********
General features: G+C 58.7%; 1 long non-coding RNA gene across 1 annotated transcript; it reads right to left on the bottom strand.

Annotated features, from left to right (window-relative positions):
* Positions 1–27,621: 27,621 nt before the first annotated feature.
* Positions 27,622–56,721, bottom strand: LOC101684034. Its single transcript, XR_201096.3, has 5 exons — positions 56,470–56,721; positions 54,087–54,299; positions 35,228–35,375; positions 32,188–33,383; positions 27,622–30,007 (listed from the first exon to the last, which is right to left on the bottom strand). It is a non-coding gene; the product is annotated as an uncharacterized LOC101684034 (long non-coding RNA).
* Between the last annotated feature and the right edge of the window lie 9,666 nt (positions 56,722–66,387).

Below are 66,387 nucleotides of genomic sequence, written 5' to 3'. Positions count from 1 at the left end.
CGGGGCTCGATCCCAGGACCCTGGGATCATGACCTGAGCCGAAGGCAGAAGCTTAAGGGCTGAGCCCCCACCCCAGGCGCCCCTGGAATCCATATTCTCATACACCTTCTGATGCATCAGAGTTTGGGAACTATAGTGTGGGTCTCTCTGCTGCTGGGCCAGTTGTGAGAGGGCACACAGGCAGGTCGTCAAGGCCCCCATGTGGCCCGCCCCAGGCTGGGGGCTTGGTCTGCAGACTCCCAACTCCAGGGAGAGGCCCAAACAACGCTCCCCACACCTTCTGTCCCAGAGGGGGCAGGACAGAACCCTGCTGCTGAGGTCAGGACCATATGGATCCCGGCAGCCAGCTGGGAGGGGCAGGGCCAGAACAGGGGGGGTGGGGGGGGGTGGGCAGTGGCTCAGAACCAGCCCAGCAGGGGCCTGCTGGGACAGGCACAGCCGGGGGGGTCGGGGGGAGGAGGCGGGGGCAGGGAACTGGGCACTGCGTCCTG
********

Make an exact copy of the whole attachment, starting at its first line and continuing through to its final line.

General features: G+C 58.7%; 1 long non-coding RNA gene across 1 annotated transcript; it reads right to left on the bottom strand.

Annotated features, from left to right (window-relative positions):
* Positions 1–27,621: 27,621 nt before the first annotated feature.
* Positions 27,622–56,721, bottom strand: LOC101684034. Its single transcript, XR_201096.3, has 5 exons — positions 56,470–56,721; positions 54,087–54,299; positions 35,228–35,375; positions 32,188–33,383; positions 27,622–30,007 (listed from the first exon to the last, which is right to left on the bottom strand). It is a non-coding gene; the product is annotated as an uncharacterized LOC101684034 (long non-coding RNA).
* Between the last annotated feature and the right edge of the window lie 9,666 nt (positions 56,722–66,387).

Below are 66,387 nucleotides of genomic sequence, written 5' to 3'. Positions count from 1 at the left end.
CGGGGCTCGATCCCAGGACCCTGGGATCATGACCTGAGCCGAAGGCAGAAGCTTAAGGGCTGAGCCCCCACCCCAGGCGCCCCTGGAATCCATATTCTCATACACCTTCTGATGCATCAGAGTTTGGGAACTATAGTGTGGGTCTCTCTGCTGCTGGGCCAGTTGTGAGAGGGCACACAGGCAGGTCGTCAAGGCCCCCATGTGGCCCGCCCCAGGCTGGGGGCTTGGTCTGCAGACTCCCAACTCCAGGGAGAGGCCCAAACAACGCTCCCCACACCTTCTGTCCCAGAGGGGGCAGGACAGAACCCTGCTGCTGAGGTCAGGACCATATGGATCCCGGCAGCCAGCTGGGAGGGGCAGGGCCAGAACAGGGGGGGTGGGGGGGGGTGGGCAGTGGCTCAGAACCAGCCCAGCAGGGGCCTGCTGGGACAGGCACAGCCGGGGGGGTCGGGGGGAGGAGGCGGGGGCAGGGAACTGGGCACTGCGTCCTG